We were shocked and saddened to hear that the city and surrounding area had suffered major damage from the earthquake on March 11, 2011. What happened to Isshin? What happened to Genji? What happened to Aguraya? We had wonderful sake and meals at these izakaya in Sendai, and we hope that the people we met there are safe.
Isshin Kagenkan, specialized in Miyagi sake and atsukan (warm) sake. A do-it-yourself sake warming device is found on each table.
Sendai's famous gyutan (grilled beef tongue) at Isshin Kagenkan. Isshin was not a gyutan speciality restaurant, but their thick-sliced gyutan was delicious.
Cute and knowledgeable wait staff Tomomi-san at Isshin Kagenkan.
Genji, which opened in 1950 is a Showa era retro izakaya at Bunka-Yokocho. After World War II, the area revived and thrived.
Okami-san at Genji. Tsukedashi (small dish) comes with one drink order. There is a maximum of 4 drinks (sometime more). We first ordered a beer which came with a small plate of Tororo (mountain yam) with raw egg. This first round cost 1000 yen. The raw egg was so fresh and sweet that it tasted like vanilla custard when mixed with the tororo. Second round was Aramasa Namazake paired with fresh homemade tofu. Cost was1000 yen. The tofu was so fresh and had great soy bean flavors. The beauty of this place was the drinks always come with food.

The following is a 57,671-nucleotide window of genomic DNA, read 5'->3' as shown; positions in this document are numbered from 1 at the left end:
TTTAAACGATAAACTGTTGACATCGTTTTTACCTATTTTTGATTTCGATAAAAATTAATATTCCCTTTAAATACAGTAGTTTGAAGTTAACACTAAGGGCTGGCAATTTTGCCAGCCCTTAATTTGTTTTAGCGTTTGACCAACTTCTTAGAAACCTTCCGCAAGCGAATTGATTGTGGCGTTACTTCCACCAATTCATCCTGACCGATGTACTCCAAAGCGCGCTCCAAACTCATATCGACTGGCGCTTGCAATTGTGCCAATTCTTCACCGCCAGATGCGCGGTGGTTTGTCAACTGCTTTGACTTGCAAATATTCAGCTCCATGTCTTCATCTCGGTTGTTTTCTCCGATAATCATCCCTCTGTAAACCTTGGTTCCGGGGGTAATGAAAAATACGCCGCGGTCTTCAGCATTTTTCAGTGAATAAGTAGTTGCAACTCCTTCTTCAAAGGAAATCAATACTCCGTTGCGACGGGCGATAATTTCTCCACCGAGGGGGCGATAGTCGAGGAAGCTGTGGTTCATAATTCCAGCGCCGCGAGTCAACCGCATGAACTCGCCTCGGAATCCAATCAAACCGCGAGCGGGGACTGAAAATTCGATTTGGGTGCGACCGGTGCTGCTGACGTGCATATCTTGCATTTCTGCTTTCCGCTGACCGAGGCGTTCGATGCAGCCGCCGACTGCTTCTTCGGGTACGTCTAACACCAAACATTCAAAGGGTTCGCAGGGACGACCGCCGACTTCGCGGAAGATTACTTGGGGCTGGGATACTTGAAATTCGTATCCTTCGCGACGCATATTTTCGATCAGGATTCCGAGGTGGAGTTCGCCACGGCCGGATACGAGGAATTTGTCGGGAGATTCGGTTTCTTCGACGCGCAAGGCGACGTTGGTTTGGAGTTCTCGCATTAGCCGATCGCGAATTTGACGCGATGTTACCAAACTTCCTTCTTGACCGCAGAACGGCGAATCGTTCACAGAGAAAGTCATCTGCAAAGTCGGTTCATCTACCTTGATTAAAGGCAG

Owner chef Sato-san at Ajitsukushi Aguraya, in Kokubucho-Dori. The izakaya was recommended by Mr. Aoki of Kanetake Aoki sake shop which is just outside of Sendai city. The Kokubucho-Dori is a famous entertainment street where you can find izakaya and bars to night clubs.
Food, sake, and shochu menu are posted at the ceiling of Aguraya. They offer a wide range of sake and shochu.
Drinking Onumaya Tokubetsu Junmai, local Miyagi sake. Once pasteurized sake.
The entrance to Aguraya on the 3rd Floor of Abe Fort Building.
3-3-1 Kokubu-cho, Aoba-ku, Sendai, 980-0803
2-4-8 Ichiban-cho, Aoba-ku, Sendai,
Abe Fort Building 3F
2-1-10 Kokubu-cho, Aoba-ku, Sendai, 980-0803